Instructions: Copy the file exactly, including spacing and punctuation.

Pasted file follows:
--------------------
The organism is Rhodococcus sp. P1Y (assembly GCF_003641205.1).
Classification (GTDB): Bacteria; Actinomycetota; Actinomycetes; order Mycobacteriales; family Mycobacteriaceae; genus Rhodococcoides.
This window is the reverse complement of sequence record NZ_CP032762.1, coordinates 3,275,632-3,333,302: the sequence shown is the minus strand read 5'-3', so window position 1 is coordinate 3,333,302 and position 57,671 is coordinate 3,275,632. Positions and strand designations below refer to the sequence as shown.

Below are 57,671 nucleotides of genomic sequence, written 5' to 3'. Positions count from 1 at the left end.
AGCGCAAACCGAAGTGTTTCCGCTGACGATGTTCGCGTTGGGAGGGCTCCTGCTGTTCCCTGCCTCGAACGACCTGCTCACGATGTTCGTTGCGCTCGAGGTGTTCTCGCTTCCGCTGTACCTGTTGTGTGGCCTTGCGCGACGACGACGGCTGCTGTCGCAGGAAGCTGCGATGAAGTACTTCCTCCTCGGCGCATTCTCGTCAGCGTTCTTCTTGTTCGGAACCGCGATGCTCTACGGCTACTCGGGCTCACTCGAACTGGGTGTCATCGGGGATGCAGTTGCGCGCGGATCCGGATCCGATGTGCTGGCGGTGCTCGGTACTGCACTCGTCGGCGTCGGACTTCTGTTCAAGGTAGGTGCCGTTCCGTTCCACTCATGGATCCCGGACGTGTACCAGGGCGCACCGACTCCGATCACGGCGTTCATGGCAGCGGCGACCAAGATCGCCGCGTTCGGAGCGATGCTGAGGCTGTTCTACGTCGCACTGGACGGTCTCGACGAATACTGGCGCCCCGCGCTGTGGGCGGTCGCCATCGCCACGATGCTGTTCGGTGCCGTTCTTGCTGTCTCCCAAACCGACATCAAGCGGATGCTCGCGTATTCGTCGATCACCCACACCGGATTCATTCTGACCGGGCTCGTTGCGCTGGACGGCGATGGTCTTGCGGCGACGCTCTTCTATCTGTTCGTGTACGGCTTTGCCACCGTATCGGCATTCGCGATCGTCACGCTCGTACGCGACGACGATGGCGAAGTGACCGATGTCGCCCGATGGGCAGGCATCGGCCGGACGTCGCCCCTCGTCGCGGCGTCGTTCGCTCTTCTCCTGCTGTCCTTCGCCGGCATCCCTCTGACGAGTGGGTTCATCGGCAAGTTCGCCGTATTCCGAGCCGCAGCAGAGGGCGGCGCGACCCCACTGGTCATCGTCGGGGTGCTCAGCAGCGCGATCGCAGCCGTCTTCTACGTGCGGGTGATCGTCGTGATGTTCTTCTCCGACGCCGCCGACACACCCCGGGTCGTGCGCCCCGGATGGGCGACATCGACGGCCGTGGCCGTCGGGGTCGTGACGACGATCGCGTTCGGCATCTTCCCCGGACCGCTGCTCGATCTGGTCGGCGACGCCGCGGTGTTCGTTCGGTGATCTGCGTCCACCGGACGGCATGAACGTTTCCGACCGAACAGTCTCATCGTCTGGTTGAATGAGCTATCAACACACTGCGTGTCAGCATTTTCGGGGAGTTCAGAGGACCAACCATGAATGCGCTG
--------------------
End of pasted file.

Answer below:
The organism is Rhodococcus sp. P1Y (assembly GCF_003641205.1).
Classification (GTDB): Bacteria; Actinomycetota; Actinomycetes; order Mycobacteriales; family Mycobacteriaceae; genus Rhodococcoides.
This window is the reverse complement of sequence record NZ_CP032762.1, coordinates 3,275,632-3,333,302: the sequence shown is the minus strand read 5'-3', so window position 1 is coordinate 3,333,302 and position 57,671 is coordinate 3,275,632. Positions and strand designations below refer to the sequence as shown.

Below are 57,671 nucleotides of genomic sequence, written 5' to 3'. Positions count from 1 at the left end.
AGCGCAAACCGAAGTGTTTCCGCTGACGATGTTCGCGTTGGGAGGGCTCCTGCTGTTCCCTGCCTCGAACGACCTGCTCACGATGTTCGTTGCGCTCGAGGTGTTCTCGCTTCCGCTGTACCTGTTGTGTGGCCTTGCGCGACGACGACGGCTGCTGTCGCAGGAAGCTGCGATGAAGTACTTCCTCCTCGGCGCATTCTCGTCAGCGTTCTTCTTGTTCGGAACCGCGATGCTCTACGGCTACTCGGGCTCACTCGAACTGGGTGTCATCGGGGATGCAGTTGCGCGCGGATCCGGATCCGATGTGCTGGCGGTGCTCGGTACTGCACTCGTCGGCGTCGGACTTCTGTTCAAGGTAGGTGCCGTTCCGTTCCACTCATGGATCCCGGACGTGTACCAGGGCGCACCGACTCCGATCACGGCGTTCATGGCAGCGGCGACCAAGATCGCCGCGTTCGGAGCGATGCTGAGGCTGTTCTACGTCGCACTGGACGGTCTCGACGAATACTGGCGCCCCGCGCTGTGGGCGGTCGCCATCGCCACGATGCTGTTCGGTGCCGTTCTTGCTGTCTCCCAAACCGACATCAAGCGGATGCTCGCGTATTCGTCGATCACCCACACCGGATTCATTCTGACCGGGCTCGTTGCGCTGGACGGCGATGGTCTTGCGGCGACGCTCTTCTATCTGTTCGTGTACGGCTTTGCCACCGTATCGGCATTCGCGATCGTCACGCTCGTACGCGACGACGATGGCGAAGTGACCGATGTCGCCCGATGGGCAGGCATCGGCCGGACGTCGCCCCTCGTCGCGGCGTCGTTCGCTCTTCTCCTGCTGTCCTTCGCCGGCATCCCTCTGACGAGTGGGTTCATCGGCAAGTTCGCCGTATTCCGAGCCGCAGCAGAGGGCGGCGCGACCCCACTGGTCATCGTCGGGGTGCTCAGCAGCGCGATCGCAGCCGTCTTCTACGTGCGGGTGATCGTCGTGATGTTCTTCTCCGACGCCGCCGACACACCCCGGGTCGTGCGCCCCGGATGGGCGACATCGACGGCCGTGGCCGTCGGGGTCGTGACGACGATCGCGTTCGGCATCTTCCCCGGACCGCTGCTCGATCTGGTCGGCGACGCCGCGGTGTTCGTTCGGTGATCTGCGTCCACCGGACGGCATGAACGTTTCCGACCGAACAGTCTCATCGTCTGGTTGAATGAGCTATCAACACACTGCGTGTCAGCATTTTCGGGGAGTTCAGAGGACCAACCATGAATGCGCTG